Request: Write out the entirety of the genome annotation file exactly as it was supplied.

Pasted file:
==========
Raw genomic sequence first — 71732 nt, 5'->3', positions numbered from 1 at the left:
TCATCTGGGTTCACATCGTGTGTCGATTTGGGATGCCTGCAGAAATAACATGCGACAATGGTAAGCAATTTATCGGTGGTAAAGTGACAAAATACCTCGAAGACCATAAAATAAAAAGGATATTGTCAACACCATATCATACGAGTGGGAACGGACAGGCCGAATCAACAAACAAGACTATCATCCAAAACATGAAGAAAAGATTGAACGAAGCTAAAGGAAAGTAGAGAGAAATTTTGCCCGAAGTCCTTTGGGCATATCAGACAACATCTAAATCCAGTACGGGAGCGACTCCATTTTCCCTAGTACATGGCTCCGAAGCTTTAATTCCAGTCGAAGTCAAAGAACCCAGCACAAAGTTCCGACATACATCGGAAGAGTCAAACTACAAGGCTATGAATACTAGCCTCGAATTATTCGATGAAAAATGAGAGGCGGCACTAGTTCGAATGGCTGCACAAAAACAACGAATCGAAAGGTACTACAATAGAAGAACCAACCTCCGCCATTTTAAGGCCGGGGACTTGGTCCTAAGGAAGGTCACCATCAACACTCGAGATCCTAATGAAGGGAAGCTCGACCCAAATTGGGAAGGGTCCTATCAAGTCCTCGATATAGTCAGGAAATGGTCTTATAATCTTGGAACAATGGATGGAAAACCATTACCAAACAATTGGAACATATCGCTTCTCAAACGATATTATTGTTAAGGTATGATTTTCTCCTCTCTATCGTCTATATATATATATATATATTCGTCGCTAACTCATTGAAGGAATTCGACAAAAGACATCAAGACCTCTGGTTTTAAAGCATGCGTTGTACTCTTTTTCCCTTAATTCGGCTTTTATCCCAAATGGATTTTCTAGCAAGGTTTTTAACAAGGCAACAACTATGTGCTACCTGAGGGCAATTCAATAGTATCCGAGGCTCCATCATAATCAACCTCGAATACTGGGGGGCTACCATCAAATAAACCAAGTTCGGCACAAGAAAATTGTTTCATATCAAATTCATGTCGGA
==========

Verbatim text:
Raw genomic sequence first — 71732 nt, 5'->3', positions numbered from 1 at the left:
TCATCTGGGTTCACATCGTGTGTCGATTTGGGATGCCTGCAGAAATAACATGCGACAATGGTAAGCAATTTATCGGTGGTAAAGTGACAAAATACCTCGAAGACCATAAAATAAAAAGGATATTGTCAACACCATATCATACGAGTGGGAACGGACAGGCCGAATCAACAAACAAGACTATCATCCAAAACATGAAGAAAAGATTGAACGAAGCTAAAGGAAAGTAGAGAGAAATTTTGCCCGAAGTCCTTTGGGCATATCAGACAACATCTAAATCCAGTACGGGAGCGACTCCATTTTCCCTAGTACATGGCTCCGAAGCTTTAATTCCAGTCGAAGTCAAAGAACCCAGCACAAAGTTCCGACATACATCGGAAGAGTCAAACTACAAGGCTATGAATACTAGCCTCGAATTATTCGATGAAAAATGAGAGGCGGCACTAGTTCGAATGGCTGCACAAAAACAACGAATCGAAAGGTACTACAATAGAAGAACCAACCTCCGCCATTTTAAGGCCGGGGACTTGGTCCTAAGGAAGGTCACCATCAACACTCGAGATCCTAATGAAGGGAAGCTCGACCCAAATTGGGAAGGGTCCTATCAAGTCCTCGATATAGTCAGGAAATGGTCTTATAATCTTGGAACAATGGATGGAAAACCATTACCAAACAATTGGAACATATCGCTTCTCAAACGATATTATTGTTAAGGTATGATTTTCTCCTCTCTATCGTCTATATATATATATATATATTCGTCGCTAACTCATTGAAGGAATTCGACAAAAGACATCAAGACCTCTGGTTTTAAAGCATGCGTTGTACTCTTTTTCCCTTAATTCGGCTTTTATCCCAAATGGATTTTCTAGCAAGGTTTTTAACAAGGCAACAACTATGTGCTACCTGAGGGCAATTCAATAGTATCCGAGGCTCCATCATAATCAACCTCGAATACTGGGGGGCTACCATCAAATAAACCAAGTTCGGCACAAGAAAATTGTTTCATATCAAATTCATGTCGGA